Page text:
My .vimrc (Colemak Edition)

A vimrc for Colemak users, explained.

Warning: Boring story stuff. You can skip it for the .vimrc.

Here's the deal. Vim is my favorite editor. It was the first code editor that I learned in college. I have no idea why the University of Missouri introduces their freshman Computer Science students to one of the most confusing code editors, but I am really glad they do.

In the Summer after freshman year, I took an internship with a company in Saint Louis (Asynchrony) where I met an amazing developer, and my best friend to this day. He introduced me to the Colemak keyboard layout. I became so intrigued that I decided to learn it during the following Winter Break.

During the learning process, it became almost impossible to write code or do anything typing-heavy on a computer. I was dedicated, so I didn't allow myself to type in Qwerty. After typing almost daily in typeracer (highly recommend it) for about a month, I was up to like 30-40 WPM. It's not great (for a developer), but I finally felt competent enough to start writing code again.

Uh oh.

Vim didn't work the same as before. See, I had previously remapped the arrow keys to do nothing in Insert mode, so that I would be forced to use h, j, k, and l for navigation. With Colemak, this wasn't going to work anymore.

At first I panicked, but I eventually found a reasonable looking key remapping for Colemak deep in some forum post on the second page Google (it was probably on the first page, but let's pretend). I implemented those key bindings, struggled for a couple days, and eventually all was back to normal.

Now, I have kept those remappings for about four years and made modifications along the way. The front page of "vim colemak" on Google is quite a bit more vibrant now than it was in 2013, but I would like to share regardless.

So let's get started. I will first paste the entire .vimrc at once, and then go into details line-by-line.

The .vimrc

" Vundle
set nocompatible
filetype off
set rtp+=~/.vim/bundle/Vundle.vim
call vundle#begin()

Plugin 'VundleVim/Vundle.vim'
Plugin 'mattn/emmet-vim'
Plugin 'godlygeek/tabular'
Plugin 'Chiel92/vim-autoformat'
Plugin 'altercation/vim-colors-solarized'
Plugin 'pangloss/vim-javascript'
Plugin 'mxw/vim-jsx'
Plugin 'kchmck/vim-coffee-script'
Plugin 'tpope/vim-sleuth'

call vundle#end()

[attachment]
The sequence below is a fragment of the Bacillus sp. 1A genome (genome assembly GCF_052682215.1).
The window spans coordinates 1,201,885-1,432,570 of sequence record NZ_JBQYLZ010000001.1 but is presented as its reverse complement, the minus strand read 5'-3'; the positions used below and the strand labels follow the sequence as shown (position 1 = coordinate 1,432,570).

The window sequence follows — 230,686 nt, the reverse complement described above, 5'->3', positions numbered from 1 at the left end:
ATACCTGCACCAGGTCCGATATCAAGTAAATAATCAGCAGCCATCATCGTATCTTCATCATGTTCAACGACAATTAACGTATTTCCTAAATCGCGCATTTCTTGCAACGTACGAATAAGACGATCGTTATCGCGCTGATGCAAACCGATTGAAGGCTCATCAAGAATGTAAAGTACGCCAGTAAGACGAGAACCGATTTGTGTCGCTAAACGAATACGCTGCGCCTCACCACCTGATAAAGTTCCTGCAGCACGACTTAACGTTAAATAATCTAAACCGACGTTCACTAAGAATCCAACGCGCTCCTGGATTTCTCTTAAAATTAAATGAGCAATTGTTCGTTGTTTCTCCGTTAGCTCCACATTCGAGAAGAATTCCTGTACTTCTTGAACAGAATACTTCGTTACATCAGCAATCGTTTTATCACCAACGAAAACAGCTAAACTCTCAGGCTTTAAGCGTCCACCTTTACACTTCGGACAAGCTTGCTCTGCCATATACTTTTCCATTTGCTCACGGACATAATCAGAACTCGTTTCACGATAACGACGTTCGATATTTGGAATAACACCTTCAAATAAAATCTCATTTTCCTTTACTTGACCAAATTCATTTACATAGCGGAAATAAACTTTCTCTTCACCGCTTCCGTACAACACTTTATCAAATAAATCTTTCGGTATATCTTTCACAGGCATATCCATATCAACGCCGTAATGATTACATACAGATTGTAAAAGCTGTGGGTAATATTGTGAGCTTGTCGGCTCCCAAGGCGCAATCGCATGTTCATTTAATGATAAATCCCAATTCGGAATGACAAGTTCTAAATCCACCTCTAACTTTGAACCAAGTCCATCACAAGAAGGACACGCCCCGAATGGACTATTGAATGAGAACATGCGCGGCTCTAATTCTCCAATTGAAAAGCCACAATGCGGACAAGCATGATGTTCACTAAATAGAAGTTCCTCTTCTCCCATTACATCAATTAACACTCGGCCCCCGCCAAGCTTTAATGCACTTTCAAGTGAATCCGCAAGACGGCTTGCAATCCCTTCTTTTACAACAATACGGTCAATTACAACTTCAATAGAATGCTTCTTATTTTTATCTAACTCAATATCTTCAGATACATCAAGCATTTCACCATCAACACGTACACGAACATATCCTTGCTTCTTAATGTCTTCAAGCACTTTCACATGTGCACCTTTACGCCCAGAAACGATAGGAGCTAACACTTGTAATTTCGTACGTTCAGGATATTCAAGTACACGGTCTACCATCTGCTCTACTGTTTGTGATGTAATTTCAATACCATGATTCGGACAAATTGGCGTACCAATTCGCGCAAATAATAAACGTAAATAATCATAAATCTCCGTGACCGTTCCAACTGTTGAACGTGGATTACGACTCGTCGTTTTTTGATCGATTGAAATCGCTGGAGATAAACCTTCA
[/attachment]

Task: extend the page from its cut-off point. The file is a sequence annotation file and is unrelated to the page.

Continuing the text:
filetype plugin indent on
" End Vundle

" Remap movement for Colemak
noremap n j
noremap e k
noremap i l
noremap k n
noremap s i
noremap j e

" Remap splits for Colemak / Ease of Use
noremap <C-H> <C-W><C-H>
noremap <C-N> <C-W><C-J>
noremap <C-E> <C-W><C-K>
noremap <C-I> <C-W><C-L>

" Remap l as end of 'line' key
nnoremap l $
nnoremap <C-l> J

" Destroy arrow keys in insert mode
inoremap <Up> <Nop>
inoremap <Down> <Nop>
inoremap <Left> <Nop>
inoremap <Right> <Nop>

" Make arrow keys useful
noremap <Up> ddkP
noremap <Down> ddp
noremap <Left> <<
noremap <Right> >>
vmap <Left> <gv
vmap <Right> >gv

" Brace completion
inoremap {<CR> {<CR>}<Esc>ko

" Paren + Brace completion
inoremap ({<CR> ({<CR>});<Esc>ko

" Make backspace work
set backspace=2

" Indent if already indented
set autoindent

" auto indent on these words
set smartindent cinwords=if,elif,else,for,while,try,except,finally,def,class

" Wrapping and tabs.
set tw=160 ts=4 sw=4 sta et sts=4

" Highlight end of line whitespace.
highlight WhitespaceEOL ctermbg=240 guibg=red
match WhitespaceEOL /\s\+$/

" Line numbers
set number

set visualbell
set t_vb=

" Keep 5 line padding on cursor
set scrolloff=5

" keyword highlighting
syntax on

" Color column at 81
set colorcolumn=81

" set color scheme to solarized
let g:solarized_termcolors=256
set t_Co=256
set background=dark
colorscheme solarized

" to keep whitespace highlighting on recognized file types
au FileType * highlight WhitespaceEOL ctermbg=240 guibg=red

" md means markdown
autocmd BufNewFile,BufReadPost *.md set filetype=markdown

" JSX highlighting
let g:jsx_ext_required=0

" Panes should split to the right, or to the bottom
set splitbelow
set splitright

Colemak-Specific Remaps

Let's skip over the plug-in configuration (more on that later) and start with the lines that deal with Colemak.

21 " Remap movement for Colemak
22 noremap n j
23 noremap e k
24 noremap i l
25 noremap k n
26 noremap s i
27 noremap j e

Lines 22-25 are mapping the standard Qwerty movement keys (jkl) to the appropriate Colemak keys (nei). Notice that 'h' is missing because it is the same location on the keyboard for both layouts. The problem after this remapping is that they key for insert mode (i), repeat search (n), and movement to end-of-word (e) have all been remapped.

Insert mode was placed on the s key (which is originally the "subsitute" command, that I never used). Repeat search was placed on k, which is conveniently the exact same location as n on Qwerty and was now unused, because it used to be a movement key. Lastly, end-of-word was placed on j, which was also a movement key.

The Rest

Now, onto my own personal choices for vim.

29 " Remap splits for Colemak / Ease of Use
30 noremap <C-H> <C-W><C-H>
31 noremap <C-N> <C-W><C-J>
32 noremap <C-E> <C-W><C-K>
33 noremap <C-I> <C-W><C-L> 

I only recently added this section to my .vimrc. I don't use Tmux, instead choosing to split the vim window. I almost always have multiple panes open in vim. These bindings help move around using a single keystroke, and in the direction you want to move (I used to cycle through 3+ panes by hitting Ctrl+W over and over. Painful!).

If you didn't already know, pressing Ctrl+W, and then Ctrl+<Direction-Key> allowed you to jump panes, smartly, in the direction you want to go. These remaps make it happen in one keystroke, and are specific to Colemak (except with h, of course).

35 " Remap l as end of 'line' key
36 nnoremap l $
37 nnoremap <C-l> J  

Since l has been freed up, why not use it? This makes l jump to the end of line, and Ctrl+L collapse the following line onto the current line.

39 " Destroy arrow keys in insert mode
40 inoremap <Up> <Nop>
41 inoremap <Down> <Nop>
42 inoremap <Left> <Nop>
43 inoremap <Right> <Nop>
45 " Make arrow keys useful
46 noremap <Up> ddkP
47 noremap <Down> ddp
48 noremap <Left> <<
49 noremap <Right> >>
50 vmap <Left> <gv
51 vmap <Right> >gv  

This is the same configuration I first used when deciding to learn to use the home row for navigation. Lines 40-43 simply make the arrow keys completely unusable while in Insert mode.